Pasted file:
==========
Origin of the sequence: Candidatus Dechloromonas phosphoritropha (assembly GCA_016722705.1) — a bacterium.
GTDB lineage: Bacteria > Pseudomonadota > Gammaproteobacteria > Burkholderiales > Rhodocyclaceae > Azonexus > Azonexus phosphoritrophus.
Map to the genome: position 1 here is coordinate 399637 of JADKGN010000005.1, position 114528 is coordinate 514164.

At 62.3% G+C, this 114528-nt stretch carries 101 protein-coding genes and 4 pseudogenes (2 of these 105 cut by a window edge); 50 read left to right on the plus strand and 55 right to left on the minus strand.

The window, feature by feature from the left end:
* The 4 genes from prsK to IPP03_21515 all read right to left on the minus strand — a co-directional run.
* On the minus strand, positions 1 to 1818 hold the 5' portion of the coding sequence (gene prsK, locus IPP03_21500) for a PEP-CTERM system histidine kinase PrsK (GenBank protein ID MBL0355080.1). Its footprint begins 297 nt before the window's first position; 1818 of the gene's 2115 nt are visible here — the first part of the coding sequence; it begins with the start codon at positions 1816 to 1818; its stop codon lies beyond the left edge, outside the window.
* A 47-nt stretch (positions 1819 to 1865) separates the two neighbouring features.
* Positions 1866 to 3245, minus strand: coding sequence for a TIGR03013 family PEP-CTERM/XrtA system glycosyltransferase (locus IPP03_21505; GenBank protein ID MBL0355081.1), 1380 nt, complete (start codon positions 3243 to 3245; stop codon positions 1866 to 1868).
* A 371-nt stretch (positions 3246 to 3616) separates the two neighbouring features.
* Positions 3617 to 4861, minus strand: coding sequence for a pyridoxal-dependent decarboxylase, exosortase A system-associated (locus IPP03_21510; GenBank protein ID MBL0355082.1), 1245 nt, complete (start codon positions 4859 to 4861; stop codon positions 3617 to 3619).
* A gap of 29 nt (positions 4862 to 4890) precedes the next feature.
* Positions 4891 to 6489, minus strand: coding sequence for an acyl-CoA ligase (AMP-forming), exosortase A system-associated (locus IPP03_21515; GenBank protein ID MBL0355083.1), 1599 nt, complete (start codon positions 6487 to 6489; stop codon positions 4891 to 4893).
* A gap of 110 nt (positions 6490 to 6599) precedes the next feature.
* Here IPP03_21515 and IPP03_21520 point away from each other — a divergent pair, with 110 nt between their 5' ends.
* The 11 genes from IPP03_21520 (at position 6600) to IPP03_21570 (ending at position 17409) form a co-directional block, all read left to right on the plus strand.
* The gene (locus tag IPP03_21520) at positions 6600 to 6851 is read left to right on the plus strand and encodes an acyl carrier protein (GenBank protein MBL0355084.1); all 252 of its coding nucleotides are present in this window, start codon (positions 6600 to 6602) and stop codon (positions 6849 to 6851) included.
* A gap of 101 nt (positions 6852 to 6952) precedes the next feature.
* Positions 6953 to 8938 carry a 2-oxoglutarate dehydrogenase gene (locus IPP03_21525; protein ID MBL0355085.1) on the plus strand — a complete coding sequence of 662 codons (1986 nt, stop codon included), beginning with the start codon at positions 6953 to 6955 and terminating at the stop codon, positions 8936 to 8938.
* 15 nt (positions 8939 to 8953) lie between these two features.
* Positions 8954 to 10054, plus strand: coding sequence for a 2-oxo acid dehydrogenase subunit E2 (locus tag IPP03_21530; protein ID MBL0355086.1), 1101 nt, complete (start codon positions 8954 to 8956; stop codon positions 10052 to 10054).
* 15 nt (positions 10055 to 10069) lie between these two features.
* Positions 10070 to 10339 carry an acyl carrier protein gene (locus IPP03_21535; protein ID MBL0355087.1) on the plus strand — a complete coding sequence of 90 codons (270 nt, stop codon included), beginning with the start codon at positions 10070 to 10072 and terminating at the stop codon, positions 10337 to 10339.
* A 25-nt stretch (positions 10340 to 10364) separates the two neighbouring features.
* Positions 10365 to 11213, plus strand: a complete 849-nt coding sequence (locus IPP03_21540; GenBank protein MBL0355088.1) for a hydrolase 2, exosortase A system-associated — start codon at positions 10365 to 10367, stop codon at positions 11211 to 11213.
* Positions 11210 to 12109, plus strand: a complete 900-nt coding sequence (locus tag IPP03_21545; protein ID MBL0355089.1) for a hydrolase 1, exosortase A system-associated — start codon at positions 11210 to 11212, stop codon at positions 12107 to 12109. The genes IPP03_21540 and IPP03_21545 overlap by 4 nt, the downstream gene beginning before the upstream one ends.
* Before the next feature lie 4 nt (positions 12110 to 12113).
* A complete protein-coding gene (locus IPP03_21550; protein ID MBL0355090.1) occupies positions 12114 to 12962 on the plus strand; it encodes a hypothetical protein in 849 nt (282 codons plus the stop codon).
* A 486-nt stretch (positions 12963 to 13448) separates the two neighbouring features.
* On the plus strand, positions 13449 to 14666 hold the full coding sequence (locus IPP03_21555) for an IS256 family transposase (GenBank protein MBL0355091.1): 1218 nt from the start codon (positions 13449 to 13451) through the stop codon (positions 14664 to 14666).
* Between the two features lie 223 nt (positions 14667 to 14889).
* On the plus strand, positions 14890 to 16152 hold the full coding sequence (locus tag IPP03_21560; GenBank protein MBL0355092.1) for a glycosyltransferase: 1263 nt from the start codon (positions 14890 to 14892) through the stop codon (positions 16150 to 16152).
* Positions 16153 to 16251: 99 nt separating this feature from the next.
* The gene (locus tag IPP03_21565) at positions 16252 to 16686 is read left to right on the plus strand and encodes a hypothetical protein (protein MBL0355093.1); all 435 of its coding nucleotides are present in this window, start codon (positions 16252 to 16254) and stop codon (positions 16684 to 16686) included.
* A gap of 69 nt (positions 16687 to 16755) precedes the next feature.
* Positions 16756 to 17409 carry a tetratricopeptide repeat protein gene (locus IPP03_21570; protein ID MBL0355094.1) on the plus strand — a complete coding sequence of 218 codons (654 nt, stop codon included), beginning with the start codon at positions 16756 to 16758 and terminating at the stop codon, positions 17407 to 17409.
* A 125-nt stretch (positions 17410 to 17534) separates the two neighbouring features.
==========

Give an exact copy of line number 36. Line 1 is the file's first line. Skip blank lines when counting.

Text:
* Positions 16756 to 17409 carry a tetratricopeptide repeat protein gene (locus IPP03_21570; protein ID MBL0355094.1) on the plus strand — a complete coding sequence of 218 codons (654 nt, stop codon included), beginning with the start codon at positions 16756 to 16758 and terminating at the stop codon, positions 17407 to 17409.